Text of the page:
The second is the Ancient Steg. This differs from the baby steg in so far as it only has 3 attacks at i1 but they are at S6. The save improves to a 3+ and it comes with two giant blowpipes instead of a bolt thrower. Each fires 2D6 S3 poisoned shots at an 18″ range. This for 230pts and in your rare section.
They each have pros and cons but overall I much prefer the ancient steg. As most of your combat power is coming from the auto hitting impact hits and thunderstomp, losing the 1 attack makes little difference but having the extra pip of strength, so you wound most infantry on a 2+ does. Having the extra armour also helps keep you alive. The drop in initiative makes no practical difference as it only affects the 3 normal attacks as the D6+1 impact hits happen before normal attacks and D6 thunderstomps have the always strike last rule.
It’s worth noting that there are two upgrades available to both stegadons. The first gives the Unstoppable Stampede rule for 10pts (basically +1 attack when charging). By itself this is an ok rule and pretty cheap (and you want to be charging with your Steg anyway so this just adds a bit more punch). The second upgrade, sharpened horns (20pts) is potentially the more dangerous of the two. This gives each impact hit the D3 wound rule. If you get a charge off against monstrous infantry or Cavalry (such as ogres/skull crushers) or even other monsters or lone characters, there is a good chance you will decimate them. Although unlikely, you could get 21 wounds from just the impact hits. That’s 7 ogres. It’s for this reason that the stegs are often target no. 1 for players with monstrous units, as you can guarantee those players have been stung at some point.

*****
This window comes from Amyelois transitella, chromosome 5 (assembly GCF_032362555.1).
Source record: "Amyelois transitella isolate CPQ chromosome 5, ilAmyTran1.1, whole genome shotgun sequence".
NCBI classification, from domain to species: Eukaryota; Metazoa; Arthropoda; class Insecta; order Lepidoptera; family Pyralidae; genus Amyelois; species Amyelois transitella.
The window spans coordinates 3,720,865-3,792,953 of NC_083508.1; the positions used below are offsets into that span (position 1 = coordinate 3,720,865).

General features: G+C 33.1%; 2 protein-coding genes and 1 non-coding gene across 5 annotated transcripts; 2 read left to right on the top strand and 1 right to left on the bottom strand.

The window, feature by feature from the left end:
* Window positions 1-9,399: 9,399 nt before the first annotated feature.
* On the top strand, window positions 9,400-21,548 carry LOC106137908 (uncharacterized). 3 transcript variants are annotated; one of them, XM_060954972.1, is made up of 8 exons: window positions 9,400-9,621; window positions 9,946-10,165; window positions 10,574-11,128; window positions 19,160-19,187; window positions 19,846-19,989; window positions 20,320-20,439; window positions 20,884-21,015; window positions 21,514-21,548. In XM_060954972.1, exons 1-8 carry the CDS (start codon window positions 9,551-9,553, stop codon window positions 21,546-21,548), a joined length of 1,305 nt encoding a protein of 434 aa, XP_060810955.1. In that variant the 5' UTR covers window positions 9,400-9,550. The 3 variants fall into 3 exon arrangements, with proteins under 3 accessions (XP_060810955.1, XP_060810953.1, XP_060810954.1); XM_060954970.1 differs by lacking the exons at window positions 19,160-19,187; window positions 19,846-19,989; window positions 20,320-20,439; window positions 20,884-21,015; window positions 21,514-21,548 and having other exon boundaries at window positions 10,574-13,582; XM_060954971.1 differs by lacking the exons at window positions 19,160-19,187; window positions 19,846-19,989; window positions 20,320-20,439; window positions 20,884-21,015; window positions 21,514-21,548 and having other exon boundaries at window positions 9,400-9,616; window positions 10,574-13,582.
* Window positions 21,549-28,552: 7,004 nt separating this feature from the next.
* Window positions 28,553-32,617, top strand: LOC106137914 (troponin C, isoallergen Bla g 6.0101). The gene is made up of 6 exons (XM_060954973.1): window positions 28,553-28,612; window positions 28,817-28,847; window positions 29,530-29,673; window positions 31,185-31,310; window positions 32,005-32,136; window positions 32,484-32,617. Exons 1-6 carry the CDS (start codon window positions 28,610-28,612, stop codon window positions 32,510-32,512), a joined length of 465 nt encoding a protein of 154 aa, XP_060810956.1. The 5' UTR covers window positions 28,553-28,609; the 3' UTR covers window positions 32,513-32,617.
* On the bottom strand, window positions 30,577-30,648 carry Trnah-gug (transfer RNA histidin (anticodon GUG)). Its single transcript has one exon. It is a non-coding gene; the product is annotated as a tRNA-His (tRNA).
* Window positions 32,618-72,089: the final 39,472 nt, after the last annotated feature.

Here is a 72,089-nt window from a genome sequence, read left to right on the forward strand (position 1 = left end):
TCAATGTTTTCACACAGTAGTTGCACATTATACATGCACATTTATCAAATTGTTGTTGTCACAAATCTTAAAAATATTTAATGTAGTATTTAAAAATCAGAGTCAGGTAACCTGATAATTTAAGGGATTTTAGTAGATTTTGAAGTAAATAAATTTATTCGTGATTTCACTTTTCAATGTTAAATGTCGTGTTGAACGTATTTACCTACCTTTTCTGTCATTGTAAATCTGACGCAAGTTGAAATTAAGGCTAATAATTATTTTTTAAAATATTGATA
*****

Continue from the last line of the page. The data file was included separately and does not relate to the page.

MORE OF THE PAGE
Going back to comparing them, in some ways the ranged weapons on the howdahs are not important.
At first glance, the blowpipes might seem better with 4D6 poisoned shots but that will vary between 4-24 shots. They hit on a 4+ as standard but it always gets a minus 1 modifier for multiple shots (so hits on a 5+ at best). If shooting at over 9″ it gets a further neg 1 modifier and it moved it gets another neg 1 modifier. This means that it will likely be hitting only on 6’s or even 7’s (and if the latter, then poison is ineffective so you’ll then need to roll to wound).
The giant bow is a bit better. Again it hits as standard on a 4+. It has the same negative to hits for long range and movement but at worst it hits on a 6. However the chances are you will be marching your stegadon in order to get him into combat so you’ll be unlikely to be firing either the bow or pipes, hence why I said they are relatively unimportant in the overall scheme of things.
So with both of those options being lack lustre it feels lucky that the ancient stegadon has a further upgrade available that replaces the blowpipes: The Engine of the Gods. This gives a number of decent bonuses:
The first means that, at the start of each magic phase pick one of the 8 battle magic lores. Until the start of the next magic phase the casting values for each spell are reduced by one. It may not sound much but this can really improve the odds of casting, especially with lower level wizards.
The second benefit is it gives a 6++ Ward to all units within 6″. This may seem to be a limited range but you want to be using this monster in close support of units and the ward also gives it a chance against cannon shots. In 8th, where combats can be brutal affairs, having a 1 in 6 chance of ignoring wounds, is better than you think.
The third thing it gives is a bound spell (power level 3). Any enemy unit within 4D6″ suffers D6 S4 hits. This isn’t anything special but it can be cast on a single dice roll of 3+ and it is a bubble effect, so can hit multiple units. Again it emphasises that you want to be in the thick of the enemy lines.
The Engine costs 50pts, which isn’t inconsiderable. If I was running a magic lite, monster mash list, with just the level 2 special character Tetto’ekko in it (which funnily enough I am looking to do) then I feel the upgrade is worth it.
Unlike monsters such as the Carnosaur, Steg’s work better if they are placed more centrally where they can support your combat blocks. That isn’t to say they can’t work on the flanks, the baby steg is better suited to this as the bolt thrower works well when fired from the flank. However both the ancient steg’s giant blow pipes & Engine of the Gods abilities, are much shorter range so need to be front and central.
The final thing I had to mention that the Engine of the Gods has going for it, is it looks like a stargate. Yes I’m a fanboy of that show. I can’t help it and as soon as I made the connection I had to build the kit in that way!